Hydroxychloroquine has cumulative activity, but side effects may occur relatively early. Cardiovascular side effects of chloroquine or hydroxychloroquine like cardiomyopathy, can lead to heart failure, may be fatal in some cases. Conduction disorders are the main side effect reported in patients who receive these drugs. Clinicians should be cautioned that cardiovascular side effects, even conduction abnormalities without severe consequences, associated with the use of chloroquine or hydroxychloroquine, may be initial toxicity manifestations and potentially irreversible.6-8 Older patients undergo age-related physiological changes that are manifested in the changes of drug pharmacodynamics, potentially causing increased drug interactions and risk of side effects. Drug interactions and side effects associated with the use of antimalarial drugs in elderly may occur more frequently due to QT prolongation, decreased renal elimination, and decreased hepatic metabolism [9]. Hydroxychloroquine prolongs the QT interval and should not be prescribed in combination with other drugs that have the potential for cardiac arrhythmias. There is an increased risk of ventricular arrhythmias when hydroxychloroquine is used concomitantly with other arrhythmic agents. 

The choice of antibacterial agent in favor of azithromycin in the COVID-19 treatment regimens in combination with chloroquine or hydroxychloroquine rises concerns about two aspects: increased risk of cardiac arrhythmic side effects and more frequently reported resistance to monotherapy with this drug, which may affect the pneumonia treatment effectiveness in a patient with COVID-19. In addition, the decrease in treatment effectiveness may be exacerbated by additional immunosuppression and depressed intrinsic immunity associated with the administration of antimalarial drugs such as chloroquine or hydroxychloroquine. Many studies suggest that macrolide therapy was associated with the risk of cardiac complications.10-13 Mefloquine is another antimalarial drug developed in the USA in the early 1970s.14 It has no cardiac side effects but has psychoneurological side effects.15 

A systematic literature review to identify a critical assessment of further use of mefloquine in connection with the risk of psychiatric disorders and suicide risk did not reveal any critical comments supporting these risks in clinical practice for prophylactic use of mefloquine.16 Another study conducted on mefloquine, along with cepharanthine and selamectin as a treatment for COVID-19 demonstrated that these drugs showed complete inhibition of cytopathic effects in cell culture.17 Given the described drug interactions and possible side effects, clinicians should be vigilant in selecting optimal therapy on a case-by-case basis considering the presence of certain diseases and characteristics of particular patient. It should be remembered that patients with high viral load may develop myocarditis18 as a consequence of direct viral toxicity to the myocardium and myocardial damage, as evidenced by studies of troponin level changes and prognosis in this population.19 In this case, it should be noted that the prescription of drugs with cardiotoxicity should be limited. To reduce the risk of cardiotoxicity-related side effects, prior to drug prescription, a patient should be evaluated for the following conditions that contraindicate hydroxychloroquine like severe cardiac abnormalities, including significant rhythm and conduction abnormalities, chronic heart failure, cardiomyopathy, marked left ventricular hypertrophy, planned amiodarone or carbamazepine administration. The combination of azithromycin with mefloquine, rather than chloroquine/hydroxychloroquine, appears to be more grounded in terms of safety.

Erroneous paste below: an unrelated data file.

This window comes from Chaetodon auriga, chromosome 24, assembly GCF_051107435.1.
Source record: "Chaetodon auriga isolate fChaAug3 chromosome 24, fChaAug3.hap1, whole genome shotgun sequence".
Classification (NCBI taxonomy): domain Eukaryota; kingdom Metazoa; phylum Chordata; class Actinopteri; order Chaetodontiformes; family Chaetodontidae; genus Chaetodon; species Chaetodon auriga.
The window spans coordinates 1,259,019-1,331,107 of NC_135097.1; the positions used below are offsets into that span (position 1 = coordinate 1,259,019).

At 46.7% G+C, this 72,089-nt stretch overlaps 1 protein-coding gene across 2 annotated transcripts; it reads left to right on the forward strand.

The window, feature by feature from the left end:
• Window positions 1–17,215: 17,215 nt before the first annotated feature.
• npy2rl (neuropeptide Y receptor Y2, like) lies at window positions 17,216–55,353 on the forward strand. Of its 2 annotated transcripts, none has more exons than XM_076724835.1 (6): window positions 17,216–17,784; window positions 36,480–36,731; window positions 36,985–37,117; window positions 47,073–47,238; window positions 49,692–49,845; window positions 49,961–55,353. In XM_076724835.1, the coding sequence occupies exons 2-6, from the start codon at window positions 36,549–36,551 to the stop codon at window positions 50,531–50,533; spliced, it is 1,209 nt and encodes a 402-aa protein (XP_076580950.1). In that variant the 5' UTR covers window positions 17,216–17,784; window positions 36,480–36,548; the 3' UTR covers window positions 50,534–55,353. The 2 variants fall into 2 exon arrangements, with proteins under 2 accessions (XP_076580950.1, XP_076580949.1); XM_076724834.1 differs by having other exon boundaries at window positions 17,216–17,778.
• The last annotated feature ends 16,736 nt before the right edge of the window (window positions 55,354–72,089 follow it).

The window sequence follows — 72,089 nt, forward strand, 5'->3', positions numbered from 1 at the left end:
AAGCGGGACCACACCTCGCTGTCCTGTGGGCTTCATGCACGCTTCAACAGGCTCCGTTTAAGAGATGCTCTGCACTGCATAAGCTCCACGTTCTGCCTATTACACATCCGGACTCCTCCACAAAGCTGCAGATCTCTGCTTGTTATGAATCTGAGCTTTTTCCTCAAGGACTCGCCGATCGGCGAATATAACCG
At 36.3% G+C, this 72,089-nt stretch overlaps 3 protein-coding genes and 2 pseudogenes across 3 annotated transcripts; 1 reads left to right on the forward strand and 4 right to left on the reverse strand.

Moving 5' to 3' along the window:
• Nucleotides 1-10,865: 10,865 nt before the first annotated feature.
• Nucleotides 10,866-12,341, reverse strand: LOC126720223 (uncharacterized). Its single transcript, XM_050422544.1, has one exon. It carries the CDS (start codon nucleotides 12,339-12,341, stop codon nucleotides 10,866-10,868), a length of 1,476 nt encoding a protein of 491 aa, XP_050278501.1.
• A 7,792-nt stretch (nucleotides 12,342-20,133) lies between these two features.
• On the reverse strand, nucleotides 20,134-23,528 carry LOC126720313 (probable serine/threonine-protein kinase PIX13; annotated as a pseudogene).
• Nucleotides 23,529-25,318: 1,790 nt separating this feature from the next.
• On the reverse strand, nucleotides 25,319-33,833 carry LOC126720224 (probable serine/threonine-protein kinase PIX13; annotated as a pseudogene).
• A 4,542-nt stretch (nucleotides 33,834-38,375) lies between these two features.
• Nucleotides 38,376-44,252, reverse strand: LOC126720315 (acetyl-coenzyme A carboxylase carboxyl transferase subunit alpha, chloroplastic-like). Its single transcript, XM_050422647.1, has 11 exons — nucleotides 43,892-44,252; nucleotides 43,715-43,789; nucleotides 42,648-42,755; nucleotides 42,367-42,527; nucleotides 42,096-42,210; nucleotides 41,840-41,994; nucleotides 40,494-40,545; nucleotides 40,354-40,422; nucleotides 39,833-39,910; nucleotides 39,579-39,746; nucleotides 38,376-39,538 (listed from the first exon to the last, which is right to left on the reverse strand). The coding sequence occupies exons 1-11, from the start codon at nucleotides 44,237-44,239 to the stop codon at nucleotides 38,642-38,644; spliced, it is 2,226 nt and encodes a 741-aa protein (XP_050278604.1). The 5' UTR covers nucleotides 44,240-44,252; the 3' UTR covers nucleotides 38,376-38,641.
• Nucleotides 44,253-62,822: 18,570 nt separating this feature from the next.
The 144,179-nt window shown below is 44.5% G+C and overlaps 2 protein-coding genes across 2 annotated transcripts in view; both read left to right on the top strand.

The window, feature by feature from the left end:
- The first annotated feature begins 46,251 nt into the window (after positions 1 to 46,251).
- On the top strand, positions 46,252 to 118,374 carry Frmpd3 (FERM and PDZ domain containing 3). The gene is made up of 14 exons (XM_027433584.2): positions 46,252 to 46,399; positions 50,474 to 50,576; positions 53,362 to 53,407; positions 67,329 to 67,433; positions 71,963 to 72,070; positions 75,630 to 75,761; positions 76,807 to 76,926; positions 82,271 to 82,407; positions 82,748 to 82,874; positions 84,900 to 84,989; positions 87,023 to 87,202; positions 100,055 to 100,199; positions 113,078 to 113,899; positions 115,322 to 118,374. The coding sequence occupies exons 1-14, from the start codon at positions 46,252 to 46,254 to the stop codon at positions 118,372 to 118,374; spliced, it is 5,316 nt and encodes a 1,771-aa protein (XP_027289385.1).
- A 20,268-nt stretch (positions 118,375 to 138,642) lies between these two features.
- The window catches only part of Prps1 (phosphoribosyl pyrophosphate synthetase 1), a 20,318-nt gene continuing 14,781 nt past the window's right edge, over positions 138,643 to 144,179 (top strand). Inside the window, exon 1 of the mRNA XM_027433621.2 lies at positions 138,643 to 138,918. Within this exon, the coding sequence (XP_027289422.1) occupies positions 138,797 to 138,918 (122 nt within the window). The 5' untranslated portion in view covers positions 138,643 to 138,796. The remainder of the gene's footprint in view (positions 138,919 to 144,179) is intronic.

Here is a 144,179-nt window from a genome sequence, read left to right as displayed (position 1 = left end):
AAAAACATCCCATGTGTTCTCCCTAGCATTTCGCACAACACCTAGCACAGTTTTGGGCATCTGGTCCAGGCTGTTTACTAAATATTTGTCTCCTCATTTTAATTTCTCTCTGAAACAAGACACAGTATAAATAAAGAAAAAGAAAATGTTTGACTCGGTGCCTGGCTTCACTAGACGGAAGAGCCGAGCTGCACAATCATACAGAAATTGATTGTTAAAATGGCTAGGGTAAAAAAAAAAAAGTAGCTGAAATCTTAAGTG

However, patients with previously reported ventricular tachycardia and/or significant QT prolongation should probably refrain from azithromycin. To control cardiotoxicity and safety of the conducted therapy, instrumental and clinical monitoring, including ECG monitoring is required prior to treatment and over time, in patients at high risk, and in patients with a history of cardiovascular diseases regardless of their age. The discussed antiviral drug therapy could be considered as a pathogenetically justified approach in the treatment of the novel coronaviral infection, but an effective antiviral drug with a clearly proven effect on COVID-19 has not yet been determined.20 Antiviral drugs, remdesivir and favipiravir, currently being actively studied in clinical trials in patients with COVID-19, are candidates for the potential use in clinical practice. In addition, intravenous immunoglobulin and donor convalescent plasma donated through plasmapheresis by the patients, who have had the infection, within 2 weeks of recovery and discharge, should be considered another pathogenetically justified strategy for the treatment of COVID-19. Despite all the struggles and hard work behind the research work focused on finding a gold standard treatment for COVID-19, there is no definite and specific outcome. 


More in depth understanding of the mode of action of existing drugs against coronavirus with a focus on adverse events caused by them is required. Data on these drugs is very limited in context of COVID-19. Long term trials with large number of subjects need to be conducted to establish and document benefits of these drug combinations so that a significantly substantial evidence can be generated.



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© Vikrant Khullar. This is an open access article distributed under the terms of the Creative Commons Attribution License CC-BY-NC 4.0, which permits unrestricted use, distribution and reproduction in any medium, provided the use is not commercial and the original author(s) and source are cited.